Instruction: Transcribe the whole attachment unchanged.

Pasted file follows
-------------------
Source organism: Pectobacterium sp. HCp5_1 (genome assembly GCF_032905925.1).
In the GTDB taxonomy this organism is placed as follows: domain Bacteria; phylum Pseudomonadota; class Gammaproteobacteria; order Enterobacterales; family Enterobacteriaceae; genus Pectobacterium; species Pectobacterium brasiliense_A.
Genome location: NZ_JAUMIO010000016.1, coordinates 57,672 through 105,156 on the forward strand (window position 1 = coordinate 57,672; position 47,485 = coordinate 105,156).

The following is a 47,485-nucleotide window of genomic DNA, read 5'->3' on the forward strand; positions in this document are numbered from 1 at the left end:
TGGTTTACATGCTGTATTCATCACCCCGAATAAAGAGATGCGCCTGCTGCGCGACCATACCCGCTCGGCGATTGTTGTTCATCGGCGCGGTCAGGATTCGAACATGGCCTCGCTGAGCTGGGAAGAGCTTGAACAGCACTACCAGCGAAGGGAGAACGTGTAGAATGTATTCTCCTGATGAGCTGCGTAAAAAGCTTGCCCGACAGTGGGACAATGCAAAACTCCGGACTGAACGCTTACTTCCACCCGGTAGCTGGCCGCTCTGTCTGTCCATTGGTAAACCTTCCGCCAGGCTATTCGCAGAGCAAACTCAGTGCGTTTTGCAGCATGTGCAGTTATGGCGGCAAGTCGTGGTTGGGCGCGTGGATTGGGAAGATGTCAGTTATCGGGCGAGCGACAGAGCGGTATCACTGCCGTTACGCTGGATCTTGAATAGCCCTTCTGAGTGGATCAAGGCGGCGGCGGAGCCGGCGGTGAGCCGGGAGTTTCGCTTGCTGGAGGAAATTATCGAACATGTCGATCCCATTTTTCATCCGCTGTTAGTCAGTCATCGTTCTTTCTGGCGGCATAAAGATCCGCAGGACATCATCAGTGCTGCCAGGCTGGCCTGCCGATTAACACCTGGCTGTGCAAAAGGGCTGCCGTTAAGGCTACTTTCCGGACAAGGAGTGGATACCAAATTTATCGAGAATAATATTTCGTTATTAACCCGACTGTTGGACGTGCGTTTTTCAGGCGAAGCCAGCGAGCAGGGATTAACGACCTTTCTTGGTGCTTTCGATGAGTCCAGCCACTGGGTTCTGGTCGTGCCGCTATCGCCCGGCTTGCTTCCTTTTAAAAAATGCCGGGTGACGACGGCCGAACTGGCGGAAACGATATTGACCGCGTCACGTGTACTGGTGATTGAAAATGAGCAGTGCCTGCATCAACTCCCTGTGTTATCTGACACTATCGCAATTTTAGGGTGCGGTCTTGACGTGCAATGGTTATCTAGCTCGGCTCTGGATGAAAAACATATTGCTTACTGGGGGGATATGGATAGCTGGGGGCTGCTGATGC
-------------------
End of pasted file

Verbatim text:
Source organism: Pectobacterium sp. HCp5_1 (genome assembly GCF_032905925.1).
In the GTDB taxonomy this organism is placed as follows: domain Bacteria; phylum Pseudomonadota; class Gammaproteobacteria; order Enterobacterales; family Enterobacteriaceae; genus Pectobacterium; species Pectobacterium brasiliense_A.
Genome location: NZ_JAUMIO010000016.1, coordinates 57,672 through 105,156 on the forward strand (window position 1 = coordinate 57,672; position 47,485 = coordinate 105,156).

The following is a 47,485-nucleotide window of genomic DNA, read 5'->3' on the forward strand; positions in this document are numbered from 1 at the left end:
TGGTTTACATGCTGTATTCATCACCCCGAATAAAGAGATGCGCCTGCTGCGCGACCATACCCGCTCGGCGATTGTTGTTCATCGGCGCGGTCAGGATTCGAACATGGCCTCGCTGAGCTGGGAAGAGCTTGAACAGCACTACCAGCGAAGGGAGAACGTGTAGAATGTATTCTCCTGATGAGCTGCGTAAAAAGCTTGCCCGACAGTGGGACAATGCAAAACTCCGGACTGAACGCTTACTTCCACCCGGTAGCTGGCCGCTCTGTCTGTCCATTGGTAAACCTTCCGCCAGGCTATTCGCAGAGCAAACTCAGTGCGTTTTGCAGCATGTGCAGTTATGGCGGCAAGTCGTGGTTGGGCGCGTGGATTGGGAAGATGTCAGTTATCGGGCGAGCGACAGAGCGGTATCACTGCCGTTACGCTGGATCTTGAATAGCCCTTCTGAGTGGATCAAGGCGGCGGCGGAGCCGGCGGTGAGCCGGGAGTTTCGCTTGCTGGAGGAAATTATCGAACATGTCGATCCCATTTTTCATCCGCTGTTAGTCAGTCATCGTTCTTTCTGGCGGCATAAAGATCCGCAGGACATCATCAGTGCTGCCAGGCTGGCCTGCCGATTAACACCTGGCTGTGCAAAAGGGCTGCCGTTAAGGCTACTTTCCGGACAAGGAGTGGATACCAAATTTATCGAGAATAATATTTCGTTATTAACCCGACTGTTGGACGTGCGTTTTTCAGGCGAAGCCAGCGAGCAGGGATTAACGACCTTTCTTGGTGCTTTCGATGAGTCCAGCCACTGGGTTCTGGTCGTGCCGCTATCGCCCGGCTTGCTTCCTTTTAAAAAATGCCGGGTGACGACGGCCGAACTGGCGGAAACGATATTGACCGCGTCACGTGTACTGGTGATTGAAAATGAGCAGTGCCTGCATCAACTCCCTGTGTTATCTGACACTATCGCAATTTTAGGGTGCGGTCTTGACGTGCAATGGTTATCTAGCTCGGCTCTGGATGAAAAACATATTGCTTACTGGGGGGATATGGATAGCTGGGGGCTGCTGATGC